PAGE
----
Customer service- particularly IT customer service- is often a difficult parameter to measure accurately.
A large amount of companies put such strong emphasis on attracting new customers that they will often neglect their existing ones. This is highlighted in some research conducted by ClickSoftware Technologies in 2014, who estimated that UK businesses lose almost £15 billion each year as a result of poor customer service.
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A platform that has become increasingly popular in recent years with customer service complainers and praisers is social media. Predominantly Facebook and Twitter, but also websites such as TripAdvisor.
According to NewVoiceMedia, 59% of 29-34 year olds share poor experience with customer service online. I fall into this statistic and have shared my thoughts on certain companies’ lack of customer service on a few occasions. At times it has worked, and I have been contacted by the company in question and received an apology, and something along the line of service credits received for my trouble.
Equally, I have shared my many positive customer service experiences via social media platforms. I personally find this just as important as sending negative feedback to a company. Although, it would seem that I am in the minority here, as Zendesk reports that only 30% of customers that have had positive customer service will share about it on social media.
Looking on the bright side of IT customer service
It’s not just a problem with the customer though – some companies even make it impossible for you to leave positive feedback for them. A few years back I had a very good customer service experience in one of the country’s largest sporting goods stores – the sales assistant went way out of their way to assist me in a purchase. I left the store feeling happy, took a mental note of the young sales assistant’s name and visited the company’s website to send some positive feedback his way; only to find that the company did not have a general feedback page, but only a complaints page.
Having worked in customer-focused roles for the last 16 years (whether this be as a silver service waiter, a bar manager, a Service Desk Engineer, through to a Service Desk Manager), when joining the 848 Group I was keen in educating the engineers the importance of good IT customer service.
In a previous job, I worked with an exceptionally talented engineer that would be able to fix no end of tough IT problems that other first and second line engineers would not be able to resolve, no matter how much diagnosis they did. But the customers disliked his attitude so much that they were willing to have other (less qualified) engineers work on their issues, even if it meant that there would possibly be a delay in the resolution of their IT issue. In this instance, therefore, the quality of his IT customer service was ranked higher than his skills.
I think this example goes to show the importance of having not only the right skills for the job, but the right attitude too.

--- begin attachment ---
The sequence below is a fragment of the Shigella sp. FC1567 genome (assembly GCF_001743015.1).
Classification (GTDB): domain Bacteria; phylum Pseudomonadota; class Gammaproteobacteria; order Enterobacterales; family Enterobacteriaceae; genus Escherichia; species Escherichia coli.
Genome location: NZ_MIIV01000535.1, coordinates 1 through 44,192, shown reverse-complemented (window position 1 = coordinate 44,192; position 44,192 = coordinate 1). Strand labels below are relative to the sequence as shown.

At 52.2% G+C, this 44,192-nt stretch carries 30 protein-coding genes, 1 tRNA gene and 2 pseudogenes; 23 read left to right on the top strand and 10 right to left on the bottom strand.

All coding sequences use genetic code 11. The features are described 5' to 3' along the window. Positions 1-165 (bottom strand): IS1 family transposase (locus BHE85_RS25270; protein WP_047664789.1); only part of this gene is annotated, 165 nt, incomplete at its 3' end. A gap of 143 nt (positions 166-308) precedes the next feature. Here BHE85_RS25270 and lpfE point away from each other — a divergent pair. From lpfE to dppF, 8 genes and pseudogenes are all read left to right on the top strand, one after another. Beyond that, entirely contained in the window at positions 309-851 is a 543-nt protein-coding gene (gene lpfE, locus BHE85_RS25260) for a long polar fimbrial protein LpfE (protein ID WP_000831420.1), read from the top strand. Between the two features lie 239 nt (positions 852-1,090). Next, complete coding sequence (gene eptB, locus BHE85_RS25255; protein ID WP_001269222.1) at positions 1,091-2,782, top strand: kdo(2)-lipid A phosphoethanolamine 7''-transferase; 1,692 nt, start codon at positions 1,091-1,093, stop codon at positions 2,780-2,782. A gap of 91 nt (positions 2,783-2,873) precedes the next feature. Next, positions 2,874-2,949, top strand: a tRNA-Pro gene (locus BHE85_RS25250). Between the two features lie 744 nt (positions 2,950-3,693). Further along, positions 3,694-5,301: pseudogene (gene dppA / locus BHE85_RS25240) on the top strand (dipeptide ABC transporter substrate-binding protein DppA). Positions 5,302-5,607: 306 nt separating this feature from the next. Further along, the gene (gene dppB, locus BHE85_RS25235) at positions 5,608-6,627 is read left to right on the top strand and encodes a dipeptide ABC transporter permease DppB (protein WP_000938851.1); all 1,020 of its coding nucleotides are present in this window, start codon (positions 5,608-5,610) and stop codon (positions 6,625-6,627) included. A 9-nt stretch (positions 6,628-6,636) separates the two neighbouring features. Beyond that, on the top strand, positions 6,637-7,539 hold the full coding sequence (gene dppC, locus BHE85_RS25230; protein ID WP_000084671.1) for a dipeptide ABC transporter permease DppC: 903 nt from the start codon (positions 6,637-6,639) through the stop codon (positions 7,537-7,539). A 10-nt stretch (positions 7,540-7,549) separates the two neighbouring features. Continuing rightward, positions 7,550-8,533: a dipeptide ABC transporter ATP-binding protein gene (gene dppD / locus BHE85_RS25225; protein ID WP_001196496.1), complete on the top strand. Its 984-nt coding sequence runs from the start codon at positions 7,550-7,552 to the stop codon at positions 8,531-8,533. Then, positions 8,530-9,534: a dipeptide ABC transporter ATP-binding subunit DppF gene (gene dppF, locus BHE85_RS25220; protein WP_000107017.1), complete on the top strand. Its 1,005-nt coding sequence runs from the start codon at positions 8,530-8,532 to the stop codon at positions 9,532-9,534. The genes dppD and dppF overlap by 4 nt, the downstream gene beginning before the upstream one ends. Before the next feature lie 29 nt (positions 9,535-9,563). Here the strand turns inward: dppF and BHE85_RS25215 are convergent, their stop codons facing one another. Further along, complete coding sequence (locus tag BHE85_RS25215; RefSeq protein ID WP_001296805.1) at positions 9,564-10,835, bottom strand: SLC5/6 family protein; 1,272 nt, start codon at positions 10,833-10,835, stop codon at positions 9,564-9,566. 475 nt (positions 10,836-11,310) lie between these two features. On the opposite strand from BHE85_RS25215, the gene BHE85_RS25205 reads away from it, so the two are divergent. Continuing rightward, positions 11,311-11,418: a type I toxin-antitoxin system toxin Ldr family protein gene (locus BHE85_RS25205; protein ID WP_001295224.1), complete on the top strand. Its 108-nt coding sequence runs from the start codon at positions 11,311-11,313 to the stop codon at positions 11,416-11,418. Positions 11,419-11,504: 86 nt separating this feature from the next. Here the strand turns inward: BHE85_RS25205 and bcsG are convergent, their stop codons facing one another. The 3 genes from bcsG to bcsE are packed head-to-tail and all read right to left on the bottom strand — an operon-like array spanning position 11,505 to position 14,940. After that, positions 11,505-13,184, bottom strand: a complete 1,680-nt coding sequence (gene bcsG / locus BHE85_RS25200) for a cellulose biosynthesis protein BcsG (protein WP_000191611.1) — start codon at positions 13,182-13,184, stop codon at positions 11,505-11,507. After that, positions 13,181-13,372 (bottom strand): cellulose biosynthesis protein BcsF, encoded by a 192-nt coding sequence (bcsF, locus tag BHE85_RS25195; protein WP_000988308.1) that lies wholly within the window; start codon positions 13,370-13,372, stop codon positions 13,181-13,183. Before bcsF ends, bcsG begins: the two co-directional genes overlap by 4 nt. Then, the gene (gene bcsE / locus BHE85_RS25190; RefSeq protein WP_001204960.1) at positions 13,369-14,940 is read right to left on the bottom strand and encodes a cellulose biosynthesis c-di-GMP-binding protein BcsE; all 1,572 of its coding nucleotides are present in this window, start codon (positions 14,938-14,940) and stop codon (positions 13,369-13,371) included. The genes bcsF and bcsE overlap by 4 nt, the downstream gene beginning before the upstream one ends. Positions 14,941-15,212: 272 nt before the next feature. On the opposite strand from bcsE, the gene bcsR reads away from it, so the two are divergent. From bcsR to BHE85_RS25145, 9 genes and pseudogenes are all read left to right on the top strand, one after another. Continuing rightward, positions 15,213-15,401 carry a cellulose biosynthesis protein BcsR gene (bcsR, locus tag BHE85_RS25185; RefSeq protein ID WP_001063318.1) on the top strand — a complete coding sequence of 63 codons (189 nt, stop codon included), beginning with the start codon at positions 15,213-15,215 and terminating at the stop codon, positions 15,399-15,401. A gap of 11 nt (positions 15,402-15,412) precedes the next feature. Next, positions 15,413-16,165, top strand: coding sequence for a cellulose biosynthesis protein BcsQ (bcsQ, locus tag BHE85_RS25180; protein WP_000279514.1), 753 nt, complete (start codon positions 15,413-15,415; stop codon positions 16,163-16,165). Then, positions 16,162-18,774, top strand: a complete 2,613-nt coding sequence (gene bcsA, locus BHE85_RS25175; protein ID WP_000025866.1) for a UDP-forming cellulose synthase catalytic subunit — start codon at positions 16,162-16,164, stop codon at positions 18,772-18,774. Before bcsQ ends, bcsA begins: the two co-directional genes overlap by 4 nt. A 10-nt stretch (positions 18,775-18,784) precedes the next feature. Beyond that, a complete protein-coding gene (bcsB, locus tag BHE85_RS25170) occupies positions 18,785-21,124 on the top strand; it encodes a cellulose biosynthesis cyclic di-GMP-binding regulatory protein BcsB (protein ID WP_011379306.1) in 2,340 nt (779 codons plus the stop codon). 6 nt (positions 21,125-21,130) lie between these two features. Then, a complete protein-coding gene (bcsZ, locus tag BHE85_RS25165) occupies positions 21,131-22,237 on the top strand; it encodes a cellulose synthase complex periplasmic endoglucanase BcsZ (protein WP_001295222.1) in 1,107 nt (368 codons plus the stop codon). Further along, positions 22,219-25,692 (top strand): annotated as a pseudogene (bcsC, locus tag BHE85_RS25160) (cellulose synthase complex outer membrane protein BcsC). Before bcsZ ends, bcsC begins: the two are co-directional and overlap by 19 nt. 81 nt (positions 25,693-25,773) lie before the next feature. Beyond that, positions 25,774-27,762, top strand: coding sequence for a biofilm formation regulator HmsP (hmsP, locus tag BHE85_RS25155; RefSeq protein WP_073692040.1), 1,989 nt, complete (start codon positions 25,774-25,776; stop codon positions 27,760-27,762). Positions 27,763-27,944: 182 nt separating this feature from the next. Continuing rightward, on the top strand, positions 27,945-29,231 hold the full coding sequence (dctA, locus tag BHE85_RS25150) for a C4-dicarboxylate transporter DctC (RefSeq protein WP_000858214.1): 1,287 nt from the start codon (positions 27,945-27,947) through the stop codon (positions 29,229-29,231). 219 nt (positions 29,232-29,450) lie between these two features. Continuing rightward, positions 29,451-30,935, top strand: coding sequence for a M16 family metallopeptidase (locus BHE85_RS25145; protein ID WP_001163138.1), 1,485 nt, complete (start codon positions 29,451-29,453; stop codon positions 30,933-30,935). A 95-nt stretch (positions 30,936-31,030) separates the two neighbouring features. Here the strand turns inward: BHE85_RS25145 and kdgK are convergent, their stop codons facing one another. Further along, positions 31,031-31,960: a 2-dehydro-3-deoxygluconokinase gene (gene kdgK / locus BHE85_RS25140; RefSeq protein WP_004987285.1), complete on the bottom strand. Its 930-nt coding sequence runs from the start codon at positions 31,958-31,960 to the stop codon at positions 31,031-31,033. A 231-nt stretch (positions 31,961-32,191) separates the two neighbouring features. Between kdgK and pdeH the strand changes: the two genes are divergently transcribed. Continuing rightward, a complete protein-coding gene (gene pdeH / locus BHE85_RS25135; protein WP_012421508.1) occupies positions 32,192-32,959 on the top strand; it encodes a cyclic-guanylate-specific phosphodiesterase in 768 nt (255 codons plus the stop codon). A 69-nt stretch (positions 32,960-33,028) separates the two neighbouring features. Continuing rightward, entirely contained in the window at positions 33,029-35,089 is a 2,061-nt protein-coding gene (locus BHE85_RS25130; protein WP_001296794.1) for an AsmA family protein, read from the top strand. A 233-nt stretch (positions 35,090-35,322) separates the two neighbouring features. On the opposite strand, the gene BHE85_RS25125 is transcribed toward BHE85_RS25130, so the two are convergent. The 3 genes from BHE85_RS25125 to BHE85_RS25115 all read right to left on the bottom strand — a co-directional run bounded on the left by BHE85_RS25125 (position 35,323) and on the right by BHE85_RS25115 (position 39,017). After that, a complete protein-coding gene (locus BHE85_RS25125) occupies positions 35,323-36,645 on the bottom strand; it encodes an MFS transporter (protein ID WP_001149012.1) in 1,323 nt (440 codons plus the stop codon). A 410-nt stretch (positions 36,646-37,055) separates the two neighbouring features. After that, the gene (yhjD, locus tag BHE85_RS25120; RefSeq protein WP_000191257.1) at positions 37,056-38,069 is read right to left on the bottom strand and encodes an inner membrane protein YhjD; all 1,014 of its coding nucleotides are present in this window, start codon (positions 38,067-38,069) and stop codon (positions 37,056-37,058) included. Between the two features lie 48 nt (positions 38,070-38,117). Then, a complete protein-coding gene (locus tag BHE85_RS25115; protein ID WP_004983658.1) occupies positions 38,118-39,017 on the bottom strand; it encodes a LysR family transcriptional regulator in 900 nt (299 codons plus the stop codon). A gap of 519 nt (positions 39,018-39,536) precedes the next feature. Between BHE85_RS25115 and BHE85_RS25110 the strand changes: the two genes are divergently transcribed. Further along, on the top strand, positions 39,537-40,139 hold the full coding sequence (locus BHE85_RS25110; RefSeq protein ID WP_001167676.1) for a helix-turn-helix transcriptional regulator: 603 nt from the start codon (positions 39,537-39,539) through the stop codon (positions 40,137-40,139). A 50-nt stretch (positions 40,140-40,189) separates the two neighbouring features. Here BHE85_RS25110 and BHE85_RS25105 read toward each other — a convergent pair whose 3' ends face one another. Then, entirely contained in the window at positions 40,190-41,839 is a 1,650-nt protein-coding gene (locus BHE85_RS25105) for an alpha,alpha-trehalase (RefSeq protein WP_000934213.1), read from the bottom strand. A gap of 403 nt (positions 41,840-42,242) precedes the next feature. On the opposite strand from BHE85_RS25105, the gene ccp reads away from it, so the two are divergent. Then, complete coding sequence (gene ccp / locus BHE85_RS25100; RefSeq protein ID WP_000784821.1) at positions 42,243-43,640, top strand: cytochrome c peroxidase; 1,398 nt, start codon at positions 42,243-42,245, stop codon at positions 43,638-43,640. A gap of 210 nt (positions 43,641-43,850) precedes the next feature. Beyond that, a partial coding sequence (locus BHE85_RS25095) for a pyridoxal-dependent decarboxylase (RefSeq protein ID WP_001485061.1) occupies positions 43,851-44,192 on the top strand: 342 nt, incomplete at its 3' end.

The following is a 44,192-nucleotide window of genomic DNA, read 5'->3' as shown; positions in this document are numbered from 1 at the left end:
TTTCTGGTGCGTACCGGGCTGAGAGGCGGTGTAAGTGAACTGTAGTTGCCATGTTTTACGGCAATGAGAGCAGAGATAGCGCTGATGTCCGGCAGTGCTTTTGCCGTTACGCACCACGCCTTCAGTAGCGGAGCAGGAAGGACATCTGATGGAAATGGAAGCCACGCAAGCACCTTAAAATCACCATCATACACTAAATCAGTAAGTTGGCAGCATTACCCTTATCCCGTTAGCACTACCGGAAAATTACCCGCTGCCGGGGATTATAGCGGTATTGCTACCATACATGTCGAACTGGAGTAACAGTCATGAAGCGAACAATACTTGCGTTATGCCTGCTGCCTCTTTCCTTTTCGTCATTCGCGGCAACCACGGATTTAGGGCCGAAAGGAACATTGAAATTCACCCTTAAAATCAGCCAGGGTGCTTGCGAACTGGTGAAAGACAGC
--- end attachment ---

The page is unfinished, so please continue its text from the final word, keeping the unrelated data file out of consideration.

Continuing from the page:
65% of the 1000 people surveyed for Parature’s survey into the State of Multichannel Customer Service stated that they cut ties with a brand over a single poor customer service experience. A very worrying statistic, which shows that just one bad experience could end up costing your company not only that one customer for life, but potentially many others through word of mouth. IT customer service is more important than you think.
When taking on the role of Service Desk Manager at the 848 Group, I spoke and arranged meetings with a number of customers to discuss about where their concerns lay and what they thought was going well. I also studied the customer feedback we had received through our old ticket logging system and picked up on a few areas of concern and positivity myself.
Following on from this I spoke to the support engineers at length about what good IT customer service means; not only from an end user perspective, but from a business perspective too. I have since implemented my own customer satisfaction survey through our Dynamics CRM system and, at the time of writing, we have a 100% customer satisfaction rating for 2015.
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According to Zendesk, the average customer satisfaction rating across all industries is 86%, with the IT Services and Consultancy industry claiming silver spot being Real Estate, with an average of 95% customer satisfaction rating. IT customer service across the board is much lower than it should be.
We work within an industry that is constantly changing; an industry where the customer contact, the customer demands and the customer expectations are a lot higher than a number of other industries. IT customer service is therefore of the highest importance.
For these reasons, we at 848 are required to not only make ourselves stand above our competitors with regards to value of service, knowledge and support of our products, but also with how satisfied we leave our customers feeling at the end of their working day. Learn more about how we provide great IT customer service here.